Diabetic Gastroparesis Research Studies are enrolling now.
Those who qualify may receive*:
Plus, no cost to you.
No health insurance or referral needed.
If you have had Type 1 or Type 2 diabetes for a long time – at least 5 years – you may have noticed that your digestion has changed. Diabetes can damage your nervous system in ways that show up as stomach or bowel problems. It’s called Diabetic Gastroparesis. Over time, high blood sugar levels from diabetes can damage nerves and tissues in your stomach. The vagus nerve controls the muscles in the stomach and tells your stomach to contract after a meal to break up food and move it along to the small intestine. When this nerve is damaged, the muscles of your stomach do not work normally, and the movement of food slows down or even stops.
The symptoms of gastroparesis may be mild or severe and include heartburn, nausea, feeling full shortly after starting a meal, feeling full long after eating a meal, excessive bloating, erratic bowel movements and vomiting undigested food. The condition can make diabetes worse by making it harder to control blood sugar levels.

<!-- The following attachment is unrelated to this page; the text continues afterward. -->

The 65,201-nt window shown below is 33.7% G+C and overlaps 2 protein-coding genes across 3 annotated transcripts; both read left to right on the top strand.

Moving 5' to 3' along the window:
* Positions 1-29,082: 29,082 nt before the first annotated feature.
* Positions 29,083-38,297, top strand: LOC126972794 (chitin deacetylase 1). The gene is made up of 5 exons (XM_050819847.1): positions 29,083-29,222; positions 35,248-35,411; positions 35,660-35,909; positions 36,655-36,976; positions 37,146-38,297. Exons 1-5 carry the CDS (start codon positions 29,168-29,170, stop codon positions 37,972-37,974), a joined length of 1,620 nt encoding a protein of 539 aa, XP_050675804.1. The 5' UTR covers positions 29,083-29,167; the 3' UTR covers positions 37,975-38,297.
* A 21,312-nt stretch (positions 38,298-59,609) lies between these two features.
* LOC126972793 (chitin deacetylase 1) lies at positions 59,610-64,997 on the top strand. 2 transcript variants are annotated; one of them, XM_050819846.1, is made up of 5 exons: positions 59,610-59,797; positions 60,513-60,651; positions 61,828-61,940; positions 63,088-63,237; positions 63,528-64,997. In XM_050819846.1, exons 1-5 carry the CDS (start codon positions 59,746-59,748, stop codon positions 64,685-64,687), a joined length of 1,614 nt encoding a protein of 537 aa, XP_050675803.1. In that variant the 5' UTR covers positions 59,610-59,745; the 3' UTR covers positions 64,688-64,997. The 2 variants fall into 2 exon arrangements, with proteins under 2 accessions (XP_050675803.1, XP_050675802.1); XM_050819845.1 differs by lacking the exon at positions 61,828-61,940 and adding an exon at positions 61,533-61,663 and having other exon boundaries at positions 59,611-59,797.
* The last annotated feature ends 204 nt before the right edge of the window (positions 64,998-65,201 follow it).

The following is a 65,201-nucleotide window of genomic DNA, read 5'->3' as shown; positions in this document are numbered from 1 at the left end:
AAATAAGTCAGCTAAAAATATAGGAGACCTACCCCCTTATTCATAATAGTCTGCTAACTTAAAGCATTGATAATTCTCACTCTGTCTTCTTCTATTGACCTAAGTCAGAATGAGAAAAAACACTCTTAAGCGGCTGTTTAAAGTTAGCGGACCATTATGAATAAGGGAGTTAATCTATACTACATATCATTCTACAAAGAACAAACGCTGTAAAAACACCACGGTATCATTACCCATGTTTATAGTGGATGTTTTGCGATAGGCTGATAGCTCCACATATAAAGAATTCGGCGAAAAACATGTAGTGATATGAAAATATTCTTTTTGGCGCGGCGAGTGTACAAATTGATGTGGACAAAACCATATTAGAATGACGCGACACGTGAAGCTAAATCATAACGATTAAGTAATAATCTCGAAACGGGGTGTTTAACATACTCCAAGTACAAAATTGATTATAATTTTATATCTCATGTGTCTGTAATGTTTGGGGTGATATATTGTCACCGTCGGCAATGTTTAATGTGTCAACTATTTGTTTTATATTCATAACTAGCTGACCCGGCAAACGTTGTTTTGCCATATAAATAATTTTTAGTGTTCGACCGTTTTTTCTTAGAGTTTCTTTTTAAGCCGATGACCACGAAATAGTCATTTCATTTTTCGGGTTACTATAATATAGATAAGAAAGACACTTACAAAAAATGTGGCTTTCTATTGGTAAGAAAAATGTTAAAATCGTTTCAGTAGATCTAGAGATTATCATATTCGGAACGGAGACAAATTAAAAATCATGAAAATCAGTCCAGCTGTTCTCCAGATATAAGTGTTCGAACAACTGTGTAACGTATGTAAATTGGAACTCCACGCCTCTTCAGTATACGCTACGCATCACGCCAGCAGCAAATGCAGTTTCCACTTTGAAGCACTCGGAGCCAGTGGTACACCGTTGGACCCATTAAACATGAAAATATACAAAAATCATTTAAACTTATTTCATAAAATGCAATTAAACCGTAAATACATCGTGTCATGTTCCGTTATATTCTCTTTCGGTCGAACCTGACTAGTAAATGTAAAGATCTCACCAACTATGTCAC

There currently is a need for better treatments for people who have diabetes and suffer with gastroparesis. Researchers are evaluating study medications that are not available from regular doctors and which may one day result in future treatment options.
Take the next step to see if you qualify for local research studies for people with Diabetes and Gastroparesis. But don’t delay — space is limited!
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We will connect you to available studies in your area
AcurianHealth helps connect people with research studies that offer treatment under development. Since 1998, AcurianHealth has referred 1 million study candidates to 800 studies in 70 countries.